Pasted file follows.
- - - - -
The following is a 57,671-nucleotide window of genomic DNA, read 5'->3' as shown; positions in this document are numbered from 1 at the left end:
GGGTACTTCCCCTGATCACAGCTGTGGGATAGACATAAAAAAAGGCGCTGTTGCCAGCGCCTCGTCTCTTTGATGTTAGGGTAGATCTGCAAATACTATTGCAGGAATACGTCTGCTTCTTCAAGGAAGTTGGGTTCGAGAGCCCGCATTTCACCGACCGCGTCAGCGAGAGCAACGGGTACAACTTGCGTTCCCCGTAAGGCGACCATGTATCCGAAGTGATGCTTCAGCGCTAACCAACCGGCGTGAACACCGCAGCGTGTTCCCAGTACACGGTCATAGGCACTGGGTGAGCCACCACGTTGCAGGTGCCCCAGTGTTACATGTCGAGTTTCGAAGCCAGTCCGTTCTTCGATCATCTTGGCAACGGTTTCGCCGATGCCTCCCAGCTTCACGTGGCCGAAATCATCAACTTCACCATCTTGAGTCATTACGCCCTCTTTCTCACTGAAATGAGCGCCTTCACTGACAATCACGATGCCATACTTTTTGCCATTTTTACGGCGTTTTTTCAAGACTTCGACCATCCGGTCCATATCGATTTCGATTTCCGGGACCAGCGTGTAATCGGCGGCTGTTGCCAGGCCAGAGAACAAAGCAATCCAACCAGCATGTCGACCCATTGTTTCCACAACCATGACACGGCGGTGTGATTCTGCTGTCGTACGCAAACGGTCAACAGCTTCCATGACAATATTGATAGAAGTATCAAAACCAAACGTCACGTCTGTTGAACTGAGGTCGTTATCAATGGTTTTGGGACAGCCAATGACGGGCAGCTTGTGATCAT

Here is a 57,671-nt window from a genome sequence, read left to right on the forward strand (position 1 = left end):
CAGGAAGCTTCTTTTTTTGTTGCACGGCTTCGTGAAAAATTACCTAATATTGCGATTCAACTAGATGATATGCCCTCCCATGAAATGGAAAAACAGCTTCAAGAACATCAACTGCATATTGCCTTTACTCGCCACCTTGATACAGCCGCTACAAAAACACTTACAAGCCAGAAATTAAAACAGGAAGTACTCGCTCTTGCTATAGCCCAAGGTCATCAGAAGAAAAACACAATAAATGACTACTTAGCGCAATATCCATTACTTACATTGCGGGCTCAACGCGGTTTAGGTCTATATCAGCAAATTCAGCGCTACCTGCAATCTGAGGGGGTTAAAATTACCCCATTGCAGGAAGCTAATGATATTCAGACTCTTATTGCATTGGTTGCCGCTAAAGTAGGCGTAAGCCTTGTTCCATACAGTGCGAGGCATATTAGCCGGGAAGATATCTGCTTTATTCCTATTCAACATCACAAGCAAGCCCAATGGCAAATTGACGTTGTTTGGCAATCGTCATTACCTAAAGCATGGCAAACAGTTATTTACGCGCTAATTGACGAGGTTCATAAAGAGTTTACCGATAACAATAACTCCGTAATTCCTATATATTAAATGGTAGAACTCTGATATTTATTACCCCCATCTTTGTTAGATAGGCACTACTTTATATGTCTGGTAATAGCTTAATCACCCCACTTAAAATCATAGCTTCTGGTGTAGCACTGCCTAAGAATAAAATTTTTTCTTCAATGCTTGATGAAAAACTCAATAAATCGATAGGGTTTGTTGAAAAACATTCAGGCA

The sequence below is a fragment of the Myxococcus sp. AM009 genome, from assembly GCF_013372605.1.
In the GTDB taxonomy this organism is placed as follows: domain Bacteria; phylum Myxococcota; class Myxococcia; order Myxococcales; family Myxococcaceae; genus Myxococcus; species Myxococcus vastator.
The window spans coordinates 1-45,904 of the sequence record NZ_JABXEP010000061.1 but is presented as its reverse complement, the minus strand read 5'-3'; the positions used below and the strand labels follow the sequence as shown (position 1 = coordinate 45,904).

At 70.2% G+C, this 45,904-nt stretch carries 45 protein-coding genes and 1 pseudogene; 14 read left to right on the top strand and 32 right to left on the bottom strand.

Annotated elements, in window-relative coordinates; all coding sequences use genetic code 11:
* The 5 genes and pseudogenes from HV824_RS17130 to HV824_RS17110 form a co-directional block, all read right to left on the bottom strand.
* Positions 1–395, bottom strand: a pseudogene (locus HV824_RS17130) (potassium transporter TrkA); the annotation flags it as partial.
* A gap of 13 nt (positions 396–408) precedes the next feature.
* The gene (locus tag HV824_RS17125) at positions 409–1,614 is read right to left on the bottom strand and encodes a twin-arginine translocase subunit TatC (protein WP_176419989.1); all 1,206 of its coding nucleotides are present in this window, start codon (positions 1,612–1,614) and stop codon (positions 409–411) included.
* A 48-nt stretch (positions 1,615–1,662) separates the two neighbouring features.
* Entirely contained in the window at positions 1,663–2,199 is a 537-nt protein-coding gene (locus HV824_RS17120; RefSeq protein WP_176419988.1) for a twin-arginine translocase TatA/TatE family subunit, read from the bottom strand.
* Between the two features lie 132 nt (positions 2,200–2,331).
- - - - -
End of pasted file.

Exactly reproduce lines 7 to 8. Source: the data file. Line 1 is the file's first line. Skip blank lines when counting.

The window spans coordinates 1-45,904 of the sequence record NZ_JABXEP010000061.1 but is presented as its reverse complement, the minus strand read 5'-3'; the positions used below and the strand labels follow the sequence as shown (position 1 = coordinate 45,904).

At 70.2% G+C, this 45,904-nt stretch carries 45 protein-coding genes and 1 pseudogene; 14 read left to right on the top strand and 32 right to left on the bottom strand.